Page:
Genre: Thriller, Western
Author: G. P. Sippy
Publisher: Westland Ltd, Graphic India Pvt. Ltd. 2014
Subthemes: Good versus evil, friendship, resilience, loyalty
Timeline: Set in 1970s in rural Karnataka in the fictitious village of Ramgarh, following a non-linear timeline involving flashbacks.
Set in the 1970s, in a Wild West-esque setting in the rocky rural areas of Karnataka, Sholay is iconic to the Indian movie goer as the thrilling story of the two dashing robbers Jaidev and Veeru, and the terrible dacoit Gabbar Singh. The graphic novel is a near impeccable retelling of the movie, and brings to life the two dearly loved blackguards and their eventual transformation under the commission of Thakur Baldev Singh, the upright and principled ex-police officer, through their journey to bring Gabbar Singh to justice
The film – and consequently the graphic novel – is based in the fictitious village of Ramgarh. The focus of the novel is firmly entrenched in the two protagonists Jai and Veeru, played by Amitabh Bachchan and Dharmendra in the movie, and stylistically brought to life through the sketches of the graphic novel. The other central characters are Thakur Baldev Singh, an incorruptible ex-police officer, and the infamous dacoit Gabbar Singh. The plot essentially revolves around these individuals, and the narrative plays out as an exploration of their exploits and character evolution. The narrative follows a non-linear timeline, alternating between flashbacks and present day, with the former serving effectively to provide context to the reader. The artwork is very faithful to the movie; the illustrator has done a magnificent job particularly with the protagonists, and the rustic use of colour makes for an authentic backdrop.
The dialogue delivery is very powerful, and well translated from Hindi into English. Here too, the narrative is faithful to the movie. A pivotal element to the narrative – Jai’s coin – is introduced early into the plot. The coin works as a metaphor for the inherent integrity of the protagonists’ characters, and often proves to be the linchpin in their career trajectory. The foundation of the narrative is established through tales of courage and heroism portrayed by the two friend, with an intermix of humour. Through flashbacks, the initial meeting between the Thakur and the two friends is revealed, as is the reason for the former’s trust in the latter’s abilities. As the plot develops, the themes of lifelong friendship, loyalty and resilience are brought out through the interactions between the characters. Gabbar Singh makes his initial appearance through the iconic scene in his rocky hideout that marks one of the most thrilling moments of the movie. The fight sequences are particularly well executed, and the artwork strikes a fine balance between gory and impactful. The character evolution of the protagonists underline the theme of good triumphing evil against all odds, with the scene where they return their compensation money to the Thakur but promise to continue fighting Gabbar on a matter of principle marking their symbolic absolution and redemption from a life of sin. The narrative then picks up crescendo leading up to a final showdown with the dacoit, bringing about his downfall, but only after the protagonists face the ultimate heartbreak.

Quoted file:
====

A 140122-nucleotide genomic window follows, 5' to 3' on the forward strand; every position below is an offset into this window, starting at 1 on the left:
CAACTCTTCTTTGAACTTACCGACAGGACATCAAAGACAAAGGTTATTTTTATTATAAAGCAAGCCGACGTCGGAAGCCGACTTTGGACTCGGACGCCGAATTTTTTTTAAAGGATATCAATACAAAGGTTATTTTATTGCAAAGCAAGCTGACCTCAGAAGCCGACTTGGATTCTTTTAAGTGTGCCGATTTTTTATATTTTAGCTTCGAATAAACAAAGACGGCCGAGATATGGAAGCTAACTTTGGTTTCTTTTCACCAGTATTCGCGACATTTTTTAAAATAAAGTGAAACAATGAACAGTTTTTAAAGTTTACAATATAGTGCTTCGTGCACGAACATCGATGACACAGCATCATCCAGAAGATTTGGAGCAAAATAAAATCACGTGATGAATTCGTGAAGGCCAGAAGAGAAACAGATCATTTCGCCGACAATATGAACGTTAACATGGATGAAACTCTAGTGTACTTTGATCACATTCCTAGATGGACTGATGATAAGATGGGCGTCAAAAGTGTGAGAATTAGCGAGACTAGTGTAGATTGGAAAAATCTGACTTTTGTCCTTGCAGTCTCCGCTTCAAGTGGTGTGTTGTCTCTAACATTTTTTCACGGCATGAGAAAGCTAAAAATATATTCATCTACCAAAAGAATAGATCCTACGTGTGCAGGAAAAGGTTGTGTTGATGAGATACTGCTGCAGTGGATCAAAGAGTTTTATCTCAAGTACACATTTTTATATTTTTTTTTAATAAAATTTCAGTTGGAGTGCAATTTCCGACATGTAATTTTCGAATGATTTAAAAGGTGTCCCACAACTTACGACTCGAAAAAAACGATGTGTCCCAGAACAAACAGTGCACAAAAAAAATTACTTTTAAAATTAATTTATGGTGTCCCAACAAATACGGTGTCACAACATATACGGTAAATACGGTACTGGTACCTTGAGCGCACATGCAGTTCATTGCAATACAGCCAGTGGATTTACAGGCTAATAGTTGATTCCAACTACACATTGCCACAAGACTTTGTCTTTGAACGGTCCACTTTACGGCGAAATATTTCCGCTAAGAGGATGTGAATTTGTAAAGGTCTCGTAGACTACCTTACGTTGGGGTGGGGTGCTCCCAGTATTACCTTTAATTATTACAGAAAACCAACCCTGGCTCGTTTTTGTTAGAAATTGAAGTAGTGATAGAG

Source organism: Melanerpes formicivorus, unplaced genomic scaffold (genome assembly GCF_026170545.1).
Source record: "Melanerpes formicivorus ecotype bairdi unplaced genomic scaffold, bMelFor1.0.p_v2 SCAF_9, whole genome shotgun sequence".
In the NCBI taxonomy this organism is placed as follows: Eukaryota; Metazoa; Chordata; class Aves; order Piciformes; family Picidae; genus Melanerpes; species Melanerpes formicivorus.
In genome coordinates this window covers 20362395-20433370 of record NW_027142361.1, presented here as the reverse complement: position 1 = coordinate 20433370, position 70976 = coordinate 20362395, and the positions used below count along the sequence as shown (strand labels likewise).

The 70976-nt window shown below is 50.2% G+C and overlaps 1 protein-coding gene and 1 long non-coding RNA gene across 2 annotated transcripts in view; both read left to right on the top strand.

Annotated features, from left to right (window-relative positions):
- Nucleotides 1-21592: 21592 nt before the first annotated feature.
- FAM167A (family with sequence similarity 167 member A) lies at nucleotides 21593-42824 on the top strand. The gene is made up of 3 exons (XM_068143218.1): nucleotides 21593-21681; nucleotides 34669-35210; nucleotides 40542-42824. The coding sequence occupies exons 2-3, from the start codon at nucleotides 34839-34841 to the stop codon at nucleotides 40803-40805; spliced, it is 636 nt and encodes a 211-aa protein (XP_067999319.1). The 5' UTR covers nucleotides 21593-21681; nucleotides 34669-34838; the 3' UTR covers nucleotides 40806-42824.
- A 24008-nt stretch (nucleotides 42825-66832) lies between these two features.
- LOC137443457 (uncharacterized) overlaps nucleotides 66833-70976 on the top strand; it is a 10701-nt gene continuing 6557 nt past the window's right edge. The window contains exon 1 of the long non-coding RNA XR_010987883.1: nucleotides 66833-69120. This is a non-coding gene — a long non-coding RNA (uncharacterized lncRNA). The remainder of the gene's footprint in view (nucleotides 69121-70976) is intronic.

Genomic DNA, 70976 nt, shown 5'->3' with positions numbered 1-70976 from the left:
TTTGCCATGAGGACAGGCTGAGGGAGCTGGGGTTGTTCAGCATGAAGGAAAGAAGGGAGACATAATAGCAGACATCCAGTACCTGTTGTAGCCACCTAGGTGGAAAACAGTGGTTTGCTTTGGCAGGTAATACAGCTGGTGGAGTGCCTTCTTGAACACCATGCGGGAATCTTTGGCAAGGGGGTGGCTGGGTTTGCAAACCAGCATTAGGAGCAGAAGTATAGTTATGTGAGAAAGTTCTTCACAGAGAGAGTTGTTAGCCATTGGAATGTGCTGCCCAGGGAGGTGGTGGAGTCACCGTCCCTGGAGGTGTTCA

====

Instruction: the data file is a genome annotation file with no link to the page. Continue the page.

The graphic novel is essentially a Western-Dacoit thriller. Certain scenes and sections from the movie have been seamless edited out to fit the scope of the novel, most notably the song and dance sequences. Strikingly, the romantic angles of the movie featuring Basanti and Radha have been touched upon only tangentially, and more through the visuals than textually. Ultimately, it is a triumphant tale of adventure and daring and intense camaraderie between friends.
Jaidev’s coin is symbolic of the characters’ intrinsic goodness. It eventually goes on to represent Jai’s undying love for his lifelong friend. The characters of Thakur Baldev Singh and his surviving daughter-in -aw Radha are the epitomes of extreme suffering and sacrifice forced on the lives of the people by the dacoit. Jai and Veeru act as foils for each other and symbolise the natural harmony struck between opposite and complementary characters.